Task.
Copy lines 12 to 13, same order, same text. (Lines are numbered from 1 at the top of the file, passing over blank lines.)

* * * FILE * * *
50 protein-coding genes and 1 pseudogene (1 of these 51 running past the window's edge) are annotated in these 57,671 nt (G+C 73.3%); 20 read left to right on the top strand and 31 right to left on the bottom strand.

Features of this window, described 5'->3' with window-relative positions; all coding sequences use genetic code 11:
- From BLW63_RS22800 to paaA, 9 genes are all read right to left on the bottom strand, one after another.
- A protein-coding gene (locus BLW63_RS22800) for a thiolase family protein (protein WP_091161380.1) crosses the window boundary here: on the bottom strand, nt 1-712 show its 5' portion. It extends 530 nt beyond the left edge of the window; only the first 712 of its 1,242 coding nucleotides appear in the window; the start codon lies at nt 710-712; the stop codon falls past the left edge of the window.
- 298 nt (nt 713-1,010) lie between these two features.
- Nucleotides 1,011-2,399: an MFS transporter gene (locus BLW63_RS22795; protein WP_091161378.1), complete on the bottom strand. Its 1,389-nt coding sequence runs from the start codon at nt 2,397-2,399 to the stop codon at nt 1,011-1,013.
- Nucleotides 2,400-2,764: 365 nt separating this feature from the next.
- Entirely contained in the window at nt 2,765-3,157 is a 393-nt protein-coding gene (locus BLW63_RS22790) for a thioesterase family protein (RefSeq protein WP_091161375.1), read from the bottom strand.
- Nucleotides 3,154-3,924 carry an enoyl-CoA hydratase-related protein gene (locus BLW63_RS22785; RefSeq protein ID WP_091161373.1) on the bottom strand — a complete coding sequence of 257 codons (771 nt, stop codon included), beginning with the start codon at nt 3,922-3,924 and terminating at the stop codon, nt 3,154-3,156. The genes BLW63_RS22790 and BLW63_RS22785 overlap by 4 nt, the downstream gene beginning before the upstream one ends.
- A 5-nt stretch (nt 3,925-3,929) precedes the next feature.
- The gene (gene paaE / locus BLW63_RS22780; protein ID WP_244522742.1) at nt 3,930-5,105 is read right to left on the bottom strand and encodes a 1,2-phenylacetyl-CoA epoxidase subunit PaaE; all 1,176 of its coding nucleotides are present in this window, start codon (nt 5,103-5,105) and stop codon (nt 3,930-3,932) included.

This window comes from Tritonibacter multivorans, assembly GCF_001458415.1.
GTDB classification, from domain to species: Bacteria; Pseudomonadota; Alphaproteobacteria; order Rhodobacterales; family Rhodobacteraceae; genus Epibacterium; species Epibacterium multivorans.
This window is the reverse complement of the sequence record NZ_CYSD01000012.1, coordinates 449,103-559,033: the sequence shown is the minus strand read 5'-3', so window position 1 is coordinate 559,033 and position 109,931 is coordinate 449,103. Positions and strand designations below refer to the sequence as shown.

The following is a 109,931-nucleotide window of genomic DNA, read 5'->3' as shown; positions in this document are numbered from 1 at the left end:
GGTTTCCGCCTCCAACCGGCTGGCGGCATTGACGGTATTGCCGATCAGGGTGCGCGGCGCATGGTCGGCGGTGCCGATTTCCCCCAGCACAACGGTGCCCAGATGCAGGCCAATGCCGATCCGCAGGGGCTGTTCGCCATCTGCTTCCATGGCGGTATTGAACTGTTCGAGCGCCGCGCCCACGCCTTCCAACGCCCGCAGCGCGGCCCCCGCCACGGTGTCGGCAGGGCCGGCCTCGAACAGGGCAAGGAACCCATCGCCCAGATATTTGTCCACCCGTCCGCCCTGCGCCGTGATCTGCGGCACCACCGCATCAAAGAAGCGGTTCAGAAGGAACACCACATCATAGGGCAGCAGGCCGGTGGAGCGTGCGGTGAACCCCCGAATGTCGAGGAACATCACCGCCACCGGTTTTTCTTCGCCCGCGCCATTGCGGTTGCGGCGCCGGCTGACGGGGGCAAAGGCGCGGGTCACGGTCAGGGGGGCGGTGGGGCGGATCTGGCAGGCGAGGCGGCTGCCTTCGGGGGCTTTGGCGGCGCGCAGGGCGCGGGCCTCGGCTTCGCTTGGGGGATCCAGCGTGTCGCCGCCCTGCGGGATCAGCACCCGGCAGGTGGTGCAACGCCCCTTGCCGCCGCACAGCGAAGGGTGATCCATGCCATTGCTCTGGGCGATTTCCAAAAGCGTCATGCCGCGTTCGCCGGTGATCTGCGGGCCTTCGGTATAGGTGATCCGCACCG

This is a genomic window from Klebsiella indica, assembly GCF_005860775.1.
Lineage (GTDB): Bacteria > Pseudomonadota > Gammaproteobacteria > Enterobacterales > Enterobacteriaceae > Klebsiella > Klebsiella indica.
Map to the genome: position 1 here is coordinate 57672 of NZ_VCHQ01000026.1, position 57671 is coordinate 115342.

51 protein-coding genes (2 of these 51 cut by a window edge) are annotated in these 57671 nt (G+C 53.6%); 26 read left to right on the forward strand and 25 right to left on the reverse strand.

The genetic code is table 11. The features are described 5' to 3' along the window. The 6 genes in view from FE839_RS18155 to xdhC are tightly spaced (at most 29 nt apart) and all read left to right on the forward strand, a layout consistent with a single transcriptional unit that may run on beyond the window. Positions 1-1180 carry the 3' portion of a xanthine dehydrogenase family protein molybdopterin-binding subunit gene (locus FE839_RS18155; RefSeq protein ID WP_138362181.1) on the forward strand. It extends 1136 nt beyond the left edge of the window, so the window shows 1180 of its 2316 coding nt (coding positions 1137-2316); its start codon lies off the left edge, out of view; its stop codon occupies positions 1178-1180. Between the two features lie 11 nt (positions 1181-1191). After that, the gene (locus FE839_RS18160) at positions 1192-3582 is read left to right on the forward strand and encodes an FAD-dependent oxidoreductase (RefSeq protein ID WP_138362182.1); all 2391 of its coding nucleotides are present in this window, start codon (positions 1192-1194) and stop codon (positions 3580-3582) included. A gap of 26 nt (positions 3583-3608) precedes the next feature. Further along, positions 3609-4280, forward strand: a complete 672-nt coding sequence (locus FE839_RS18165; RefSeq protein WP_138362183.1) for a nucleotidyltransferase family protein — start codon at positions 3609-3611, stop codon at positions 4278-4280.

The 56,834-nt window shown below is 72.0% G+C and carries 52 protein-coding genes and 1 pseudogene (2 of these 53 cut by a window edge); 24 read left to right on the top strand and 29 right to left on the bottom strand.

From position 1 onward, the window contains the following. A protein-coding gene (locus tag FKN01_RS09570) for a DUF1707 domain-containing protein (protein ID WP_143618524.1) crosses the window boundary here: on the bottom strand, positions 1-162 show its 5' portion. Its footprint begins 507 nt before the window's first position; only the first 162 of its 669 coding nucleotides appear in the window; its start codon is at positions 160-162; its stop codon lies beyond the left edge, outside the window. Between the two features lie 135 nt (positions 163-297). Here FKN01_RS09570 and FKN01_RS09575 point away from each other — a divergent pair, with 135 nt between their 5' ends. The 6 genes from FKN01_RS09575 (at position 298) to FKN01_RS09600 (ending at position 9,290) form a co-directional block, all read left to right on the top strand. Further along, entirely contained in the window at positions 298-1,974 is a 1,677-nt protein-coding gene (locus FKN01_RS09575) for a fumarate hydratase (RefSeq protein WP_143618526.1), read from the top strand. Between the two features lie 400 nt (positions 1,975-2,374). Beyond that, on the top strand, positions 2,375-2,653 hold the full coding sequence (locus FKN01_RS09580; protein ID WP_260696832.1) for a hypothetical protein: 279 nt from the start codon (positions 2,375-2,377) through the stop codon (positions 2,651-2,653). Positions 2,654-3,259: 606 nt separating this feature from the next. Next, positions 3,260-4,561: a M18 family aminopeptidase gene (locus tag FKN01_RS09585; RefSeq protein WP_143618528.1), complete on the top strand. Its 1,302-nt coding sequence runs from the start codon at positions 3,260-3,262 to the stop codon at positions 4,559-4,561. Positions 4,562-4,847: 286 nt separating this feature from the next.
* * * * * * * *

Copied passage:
This window comes from Tritonibacter multivorans, assembly GCF_001458415.1.
GTDB classification, from domain to species: Bacteria; Pseudomonadota; Alphaproteobacteria; order Rhodobacterales; family Rhodobacteraceae; genus Epibacterium; species Epibacterium multivorans.